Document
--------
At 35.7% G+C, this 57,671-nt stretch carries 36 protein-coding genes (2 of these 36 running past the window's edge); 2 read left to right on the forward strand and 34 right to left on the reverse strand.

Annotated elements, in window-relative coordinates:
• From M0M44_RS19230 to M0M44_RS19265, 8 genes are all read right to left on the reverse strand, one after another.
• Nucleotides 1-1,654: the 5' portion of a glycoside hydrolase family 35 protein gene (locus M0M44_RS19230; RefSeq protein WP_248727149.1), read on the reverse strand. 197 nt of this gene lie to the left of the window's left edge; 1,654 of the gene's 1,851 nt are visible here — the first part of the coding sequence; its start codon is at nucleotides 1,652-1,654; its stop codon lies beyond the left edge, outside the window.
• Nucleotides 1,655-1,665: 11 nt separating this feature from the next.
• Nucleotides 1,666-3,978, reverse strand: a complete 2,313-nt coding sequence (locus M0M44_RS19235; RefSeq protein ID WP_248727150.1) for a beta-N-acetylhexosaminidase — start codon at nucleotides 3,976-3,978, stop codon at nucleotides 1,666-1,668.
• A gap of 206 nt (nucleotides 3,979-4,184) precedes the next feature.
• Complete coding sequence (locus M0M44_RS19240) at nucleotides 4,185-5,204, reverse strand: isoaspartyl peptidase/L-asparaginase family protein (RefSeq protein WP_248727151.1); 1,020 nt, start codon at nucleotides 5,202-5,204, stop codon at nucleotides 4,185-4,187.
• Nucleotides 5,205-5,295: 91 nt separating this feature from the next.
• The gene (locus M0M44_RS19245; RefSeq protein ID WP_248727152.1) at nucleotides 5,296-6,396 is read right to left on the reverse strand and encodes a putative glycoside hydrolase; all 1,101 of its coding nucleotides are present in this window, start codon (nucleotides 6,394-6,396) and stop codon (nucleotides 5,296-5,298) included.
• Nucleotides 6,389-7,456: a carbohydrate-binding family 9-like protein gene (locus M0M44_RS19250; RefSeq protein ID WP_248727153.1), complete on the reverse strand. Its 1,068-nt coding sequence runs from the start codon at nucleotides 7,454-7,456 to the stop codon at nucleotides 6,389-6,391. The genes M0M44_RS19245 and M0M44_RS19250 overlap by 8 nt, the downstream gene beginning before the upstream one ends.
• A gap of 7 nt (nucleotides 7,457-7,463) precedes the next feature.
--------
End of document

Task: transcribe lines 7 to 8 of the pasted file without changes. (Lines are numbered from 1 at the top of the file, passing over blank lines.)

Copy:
• A gap of 206 nt (nucleotides 3,979-4,184) precedes the next feature.
• Complete coding sequence (locus M0M44_RS19240) at nucleotides 4,185-5,204, reverse strand: isoaspartyl peptidase/L-asparaginase family protein (RefSeq protein WP_248727151.1); 1,020 nt, start codon at nucleotides 5,202-5,204, stop codon at nucleotides 4,185-4,187.